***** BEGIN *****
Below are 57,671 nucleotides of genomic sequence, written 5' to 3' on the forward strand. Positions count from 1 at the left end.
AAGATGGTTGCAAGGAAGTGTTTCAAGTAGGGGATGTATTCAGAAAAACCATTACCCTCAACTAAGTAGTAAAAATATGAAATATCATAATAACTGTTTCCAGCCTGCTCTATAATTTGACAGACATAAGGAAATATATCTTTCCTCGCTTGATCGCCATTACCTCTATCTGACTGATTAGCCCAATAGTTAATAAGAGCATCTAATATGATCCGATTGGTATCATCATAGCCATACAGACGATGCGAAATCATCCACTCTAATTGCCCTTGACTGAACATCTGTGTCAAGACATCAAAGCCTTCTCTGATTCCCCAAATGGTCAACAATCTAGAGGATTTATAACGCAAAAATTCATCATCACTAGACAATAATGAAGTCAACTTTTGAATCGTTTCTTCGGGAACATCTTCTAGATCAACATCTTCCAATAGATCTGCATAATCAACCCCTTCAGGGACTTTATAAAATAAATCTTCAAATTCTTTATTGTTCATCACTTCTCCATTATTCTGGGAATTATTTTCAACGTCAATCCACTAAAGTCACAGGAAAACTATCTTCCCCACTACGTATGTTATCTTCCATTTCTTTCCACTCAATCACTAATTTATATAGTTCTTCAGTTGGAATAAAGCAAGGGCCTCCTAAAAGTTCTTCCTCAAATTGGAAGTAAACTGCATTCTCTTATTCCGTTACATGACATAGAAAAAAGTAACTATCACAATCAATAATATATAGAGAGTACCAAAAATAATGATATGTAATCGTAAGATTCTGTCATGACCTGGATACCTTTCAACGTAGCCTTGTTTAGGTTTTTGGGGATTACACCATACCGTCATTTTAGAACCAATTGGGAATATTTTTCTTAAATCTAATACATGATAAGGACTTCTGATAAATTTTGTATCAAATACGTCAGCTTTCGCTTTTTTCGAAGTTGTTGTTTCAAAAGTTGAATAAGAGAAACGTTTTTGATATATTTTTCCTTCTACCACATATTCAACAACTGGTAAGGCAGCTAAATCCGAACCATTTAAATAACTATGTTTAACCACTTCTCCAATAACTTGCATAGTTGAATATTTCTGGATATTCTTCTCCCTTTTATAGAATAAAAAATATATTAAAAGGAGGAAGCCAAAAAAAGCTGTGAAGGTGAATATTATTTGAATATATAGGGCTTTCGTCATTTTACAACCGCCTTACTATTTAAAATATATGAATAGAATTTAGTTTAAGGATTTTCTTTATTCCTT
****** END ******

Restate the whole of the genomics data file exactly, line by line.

Below are 57,671 nucleotides of genomic sequence, written 5' to 3' on the forward strand. Positions count from 1 at the left end.
AAGATGGTTGCAAGGAAGTGTTTCAAGTAGGGGATGTATTCAGAAAAACCATTACCCTCAACTAAGTAGTAAAAATATGAAATATCATAATAACTGTTTCCAGCCTGCTCTATAATTTGACAGACATAAGGAAATATATCTTTCCTCGCTTGATCGCCATTACCTCTATCTGACTGATTAGCCCAATAGTTAATAAGAGCATCTAATATGATCCGATTGGTATCATCATAGCCATACAGACGATGCGAAATCATCCACTCTAATTGCCCTTGACTGAACATCTGTGTCAAGACATCAAAGCCTTCTCTGATTCCCCAAATGGTCAACAATCTAGAGGATTTATAACGCAAAAATTCATCATCACTAGACAATAATGAAGTCAACTTTTGAATCGTTTCTTCGGGAACATCTTCTAGATCAACATCTTCCAATAGATCTGCATAATCAACCCCTTCAGGGACTTTATAAAATAAATCTTCAAATTCTTTATTGTTCATCACTTCTCCATTATTCTGGGAATTATTTTCAACGTCAATCCACTAAAGTCACAGGAAAACTATCTTCCCCACTACGTATGTTATCTTCCATTTCTTTCCACTCAATCACTAATTTATATAGTTCTTCAGTTGGAATAAAGCAAGGGCCTCCTAAAAGTTCTTCCTCAAATTGGAAGTAAACTGCATTCTCTTATTCCGTTACATGACATAGAAAAAAGTAACTATCACAATCAATAATATATAGAGAGTACCAAAAATAATGATATGTAATCGTAAGATTCTGTCATGACCTGGATACCTTTCAACGTAGCCTTGTTTAGGTTTTTGGGGATTACACCATACCGTCATTTTAGAACCAATTGGGAATATTTTTCTTAAATCTAATACATGATAAGGACTTCTGATAAATTTTGTATCAAATACGTCAGCTTTCGCTTTTTTCGAAGTTGTTGTTTCAAAAGTTGAATAAGAGAAACGTTTTTGATATATTTTTCCTTCTACCACATATTCAACAACTGGTAAGGCAGCTAAATCCGAACCATTTAAATAACTATGTTTAACCACTTCTCCAATAACTTGCATAGTTGAATATTTCTGGATATTCTTCTCCCTTTTATAGAATAAAAAATATATTAAAAGGAGGAAGCCAAAAAAAGCTGTGAAGGTGAATATTATTTGAATATATAGGGCTTTCGTCATTTTACAACCGCCTTACTATTTAAAATATATGAATAGAATTTAGTTTAAGGATTTTCTTTATTCCTT